This week marks Halloween. As I reflect on the week I thought how perfect to write about dressing up! For Halloween pretend we are someone we are not. It is fun to dress up one day a year and let yourself be someone different then the person you are everyday. I love seeing the kids dressed up. They enjoy pretending to be a character and acting different for one day. I am lucky (although I think sometimes unlucky) enough to get to dress up every day. My costume is an Army uniform. I dress up every day and pretend to be in the Army.
Each day in Afghanistan I choose to be happy. I choose to have fun and make the very best of this year. I make memories with people I may never see again, but I am enjoying them while I can. We all are here doing our best while we miss everyone back home. While we miss everything as we serve here, at least we have each other and are making the best of every day we have together.
As part of choosing to have fun and making memories with new friends, a group of us registered for a virtual Halloween 5k. A year ago if you would have asked me about a virtual race, I may have laughed in your face. I still think they are kind of silly, but in the interest of making our own fun, I registered. Not only did I register for the Halloween 5k, I also registered for one on Thanksgiving. I could not pass up the Gloves that say “Run Now, Gobble Later.” I even went a step further and bought a 6 pack of races. There is a Marine who will leave about the same time I do, so we decided to save some money and buy 6 of them. We are not allowed to have real six-packs of fun so we went for second best and bought a running six-pack of fun!
So we traded in our Army Uniforms for Halloween dress. We met up at 8:30 on the evening of Halloween and ran laps around the camp until my Garmin read 3.1 miles. We chatted and laughed. The pace was moderate and we simply enjoyed each other’s company. Since we are not allowed to drink adult beverages, some partook in a “near-beer” and the rest of us had some Halloween Oreos. I stay away from the “near-beer.” I just don’t understand drinking a can full of calories which doesn’t go to my head. I did however have a few Oreos! Besides the amazing company while running, my favorite was the British Lieutenant Coronel who showed up as Batman. His head gear even glowed.
A Halloween post would not be complete without pictures of my babies in their costumes. Timyra insisted on being a giraffe and Timothy wanted to be The Incredible Hulk. Taylyn is recycling one of Timyra’s costumes from when she was an owl. Although I think Timyra was an owl when she was in Kindergarten not when she was 2 and half. There was room for some warm clothes under the costume. My niece Quinn is the dinosaur from Toy Story. Since my mom moved in to help with the kids, she is also watching Quinn on Wednesdays. I love that my babies get to spend one day a week with their cousin! They are making life long memories!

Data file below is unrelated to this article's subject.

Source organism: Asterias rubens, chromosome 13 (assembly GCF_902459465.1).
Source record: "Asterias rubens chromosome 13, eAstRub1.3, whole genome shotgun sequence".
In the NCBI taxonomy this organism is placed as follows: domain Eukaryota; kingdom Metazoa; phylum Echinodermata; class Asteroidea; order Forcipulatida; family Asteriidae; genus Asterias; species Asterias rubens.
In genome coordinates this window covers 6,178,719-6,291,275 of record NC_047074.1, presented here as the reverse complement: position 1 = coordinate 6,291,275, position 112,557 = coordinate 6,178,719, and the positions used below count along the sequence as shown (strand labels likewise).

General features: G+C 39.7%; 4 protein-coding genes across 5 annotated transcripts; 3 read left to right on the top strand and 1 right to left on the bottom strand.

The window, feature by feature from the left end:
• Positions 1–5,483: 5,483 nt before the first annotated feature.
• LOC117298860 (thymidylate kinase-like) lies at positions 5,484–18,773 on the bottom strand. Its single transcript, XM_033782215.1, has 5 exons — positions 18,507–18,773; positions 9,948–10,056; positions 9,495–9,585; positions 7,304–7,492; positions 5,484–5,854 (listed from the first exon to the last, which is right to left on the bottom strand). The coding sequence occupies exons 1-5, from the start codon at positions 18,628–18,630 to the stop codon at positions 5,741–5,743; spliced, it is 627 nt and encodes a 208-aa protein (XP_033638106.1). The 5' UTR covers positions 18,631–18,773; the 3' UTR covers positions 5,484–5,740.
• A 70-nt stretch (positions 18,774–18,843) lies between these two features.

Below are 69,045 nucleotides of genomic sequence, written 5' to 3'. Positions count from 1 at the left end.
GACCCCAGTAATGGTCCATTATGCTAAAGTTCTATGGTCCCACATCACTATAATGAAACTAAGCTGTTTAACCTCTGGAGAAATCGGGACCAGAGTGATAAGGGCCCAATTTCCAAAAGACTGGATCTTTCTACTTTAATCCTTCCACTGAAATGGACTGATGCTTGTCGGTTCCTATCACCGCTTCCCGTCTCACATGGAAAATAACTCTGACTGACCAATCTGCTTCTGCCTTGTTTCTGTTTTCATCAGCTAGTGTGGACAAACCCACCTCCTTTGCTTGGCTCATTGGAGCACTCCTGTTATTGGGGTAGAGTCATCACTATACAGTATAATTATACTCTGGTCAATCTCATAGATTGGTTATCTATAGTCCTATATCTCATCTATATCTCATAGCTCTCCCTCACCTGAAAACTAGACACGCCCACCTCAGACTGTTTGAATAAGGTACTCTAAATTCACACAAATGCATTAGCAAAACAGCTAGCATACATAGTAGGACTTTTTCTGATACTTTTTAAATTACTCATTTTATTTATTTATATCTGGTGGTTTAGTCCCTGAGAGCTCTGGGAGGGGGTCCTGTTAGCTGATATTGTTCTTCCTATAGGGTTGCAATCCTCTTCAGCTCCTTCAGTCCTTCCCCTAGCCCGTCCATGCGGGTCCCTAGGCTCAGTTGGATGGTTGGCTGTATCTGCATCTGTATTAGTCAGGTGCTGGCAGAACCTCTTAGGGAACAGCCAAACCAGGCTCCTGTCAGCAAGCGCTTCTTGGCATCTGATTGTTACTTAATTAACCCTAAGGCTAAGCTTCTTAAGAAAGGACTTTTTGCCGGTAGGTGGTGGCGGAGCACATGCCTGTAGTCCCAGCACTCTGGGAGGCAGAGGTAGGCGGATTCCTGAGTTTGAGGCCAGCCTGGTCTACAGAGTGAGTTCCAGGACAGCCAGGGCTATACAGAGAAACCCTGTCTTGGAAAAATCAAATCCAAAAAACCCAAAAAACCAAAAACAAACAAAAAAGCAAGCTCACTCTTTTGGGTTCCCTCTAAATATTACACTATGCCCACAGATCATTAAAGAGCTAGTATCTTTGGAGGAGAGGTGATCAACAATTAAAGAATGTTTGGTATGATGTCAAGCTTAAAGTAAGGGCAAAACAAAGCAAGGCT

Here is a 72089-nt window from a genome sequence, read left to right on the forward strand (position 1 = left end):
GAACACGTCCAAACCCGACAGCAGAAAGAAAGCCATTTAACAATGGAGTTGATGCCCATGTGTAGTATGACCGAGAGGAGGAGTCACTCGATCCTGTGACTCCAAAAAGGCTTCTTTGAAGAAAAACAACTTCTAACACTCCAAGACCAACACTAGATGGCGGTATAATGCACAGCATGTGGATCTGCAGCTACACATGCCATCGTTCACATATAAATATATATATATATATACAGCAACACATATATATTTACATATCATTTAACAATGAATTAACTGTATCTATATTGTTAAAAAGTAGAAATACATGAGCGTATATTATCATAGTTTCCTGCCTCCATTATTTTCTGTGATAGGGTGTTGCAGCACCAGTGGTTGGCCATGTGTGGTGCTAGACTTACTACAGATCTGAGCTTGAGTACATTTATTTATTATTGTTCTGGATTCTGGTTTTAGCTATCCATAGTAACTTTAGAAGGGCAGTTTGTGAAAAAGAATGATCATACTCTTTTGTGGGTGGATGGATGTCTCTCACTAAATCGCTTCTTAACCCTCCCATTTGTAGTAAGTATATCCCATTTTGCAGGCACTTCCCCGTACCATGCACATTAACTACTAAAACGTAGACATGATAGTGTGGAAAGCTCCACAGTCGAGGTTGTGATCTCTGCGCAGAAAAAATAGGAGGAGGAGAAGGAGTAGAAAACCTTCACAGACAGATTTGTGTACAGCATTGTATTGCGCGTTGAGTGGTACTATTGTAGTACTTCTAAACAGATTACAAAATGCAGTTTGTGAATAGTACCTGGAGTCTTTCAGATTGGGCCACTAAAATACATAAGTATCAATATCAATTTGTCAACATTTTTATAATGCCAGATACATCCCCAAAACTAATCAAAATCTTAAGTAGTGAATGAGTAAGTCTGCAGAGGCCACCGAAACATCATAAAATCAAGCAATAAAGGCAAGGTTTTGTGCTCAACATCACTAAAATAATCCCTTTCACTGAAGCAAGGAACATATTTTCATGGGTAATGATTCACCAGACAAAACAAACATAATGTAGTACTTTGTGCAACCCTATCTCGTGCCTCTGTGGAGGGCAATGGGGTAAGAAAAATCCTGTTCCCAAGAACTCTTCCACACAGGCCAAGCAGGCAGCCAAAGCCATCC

I may not like dressing up in my Army costume, but I have to. I have to put on a smile and green camouflage and pretend to be someone I’m not. Even though while working I have to pretend, I can still be me. I have time to call home most days, work out, and I’ve made some great friends here who make each day a lot better. I would say not only do they make it better they make it bearable!
Some fun Halloween video chatting!
Som fun Halloween video chatting!
Some fun Halloween video chatting!
I may start counting the days soon to my mid-deployment leave. I’m holding off counting as long as I can. I am looking forward to the day I will no longer have to dress up and I can just be me all the time. I am thankful for the people I’ve met and like a chameleon I am learning to be ok with my Army costume. When I leave, I know I will miss the friends I’ve made, but I will never miss the costume I had to wear this last year.
We all have to wear a costume from time to time that is uncomfortable and makes us someone we are not. When you have to wear your costume, wear it well, but when the time comes for you to shed that uncomfortable skin, do it! I ask though that you don’t forget what you learned while you were in costume.
I changed the name of this blog post a few times before I started, and one time before I published. I knew what I wanted to write about, but I wasn’t sure how to make it more than just a run. Then I realized I didn’t have to make it more than it was. I realized the monotony of what is everyday can be enough. It’s enough to repeat yesterday, as long as yesterday is worth repeating.
On Friday the 20th the base hosted a half marathon and 5k To Give Cancer the Boot. I live on a postage stamp, and as I mentioned last week one lap around is less than a mile. I miss racing and really just running with people. I do enjoy the Life Fitness treadmills and my booty shaking music, but to be outside and to run with friends is just more fun. I registered for the half marathon and so did a friend of mine who started this journey with me. Matt is also a Navy reservist and we went through Fort Jackson together and then flew out to Afghanistan. Matt is an Ironman and I’m hoping in a year I will be one as well.